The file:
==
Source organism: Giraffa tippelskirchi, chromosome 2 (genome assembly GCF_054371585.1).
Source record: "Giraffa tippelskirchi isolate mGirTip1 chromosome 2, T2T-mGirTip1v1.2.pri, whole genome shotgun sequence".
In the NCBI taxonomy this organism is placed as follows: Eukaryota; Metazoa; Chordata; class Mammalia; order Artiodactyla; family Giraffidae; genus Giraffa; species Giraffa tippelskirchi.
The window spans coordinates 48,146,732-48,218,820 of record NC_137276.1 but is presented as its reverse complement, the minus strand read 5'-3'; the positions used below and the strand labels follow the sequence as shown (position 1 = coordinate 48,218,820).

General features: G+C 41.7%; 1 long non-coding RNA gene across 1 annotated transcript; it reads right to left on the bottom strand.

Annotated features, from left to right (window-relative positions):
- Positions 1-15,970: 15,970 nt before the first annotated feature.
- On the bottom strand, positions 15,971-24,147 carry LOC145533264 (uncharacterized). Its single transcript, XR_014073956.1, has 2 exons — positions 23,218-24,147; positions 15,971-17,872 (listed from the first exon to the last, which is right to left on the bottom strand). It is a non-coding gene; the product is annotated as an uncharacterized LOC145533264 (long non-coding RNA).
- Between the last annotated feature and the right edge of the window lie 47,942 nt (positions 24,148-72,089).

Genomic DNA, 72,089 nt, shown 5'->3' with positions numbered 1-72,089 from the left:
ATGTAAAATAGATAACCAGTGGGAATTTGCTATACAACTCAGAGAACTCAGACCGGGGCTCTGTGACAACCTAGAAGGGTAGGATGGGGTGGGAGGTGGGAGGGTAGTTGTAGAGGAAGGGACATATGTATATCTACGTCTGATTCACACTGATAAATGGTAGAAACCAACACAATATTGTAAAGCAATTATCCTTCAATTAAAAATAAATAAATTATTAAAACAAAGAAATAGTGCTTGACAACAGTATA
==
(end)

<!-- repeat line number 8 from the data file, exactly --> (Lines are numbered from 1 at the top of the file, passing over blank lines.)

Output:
- On the bottom strand, positions 15,971-24,147 carry LOC145533264 (uncharacterized). Its single transcript, XR_014073956.1, has 2 exons — positions 23,218-24,147; positions 15,971-17,872 (listed from the first exon to the last, which is right to left on the bottom strand). It is a non-coding gene; the product is annotated as an uncharacterized LOC145533264 (long non-coding RNA).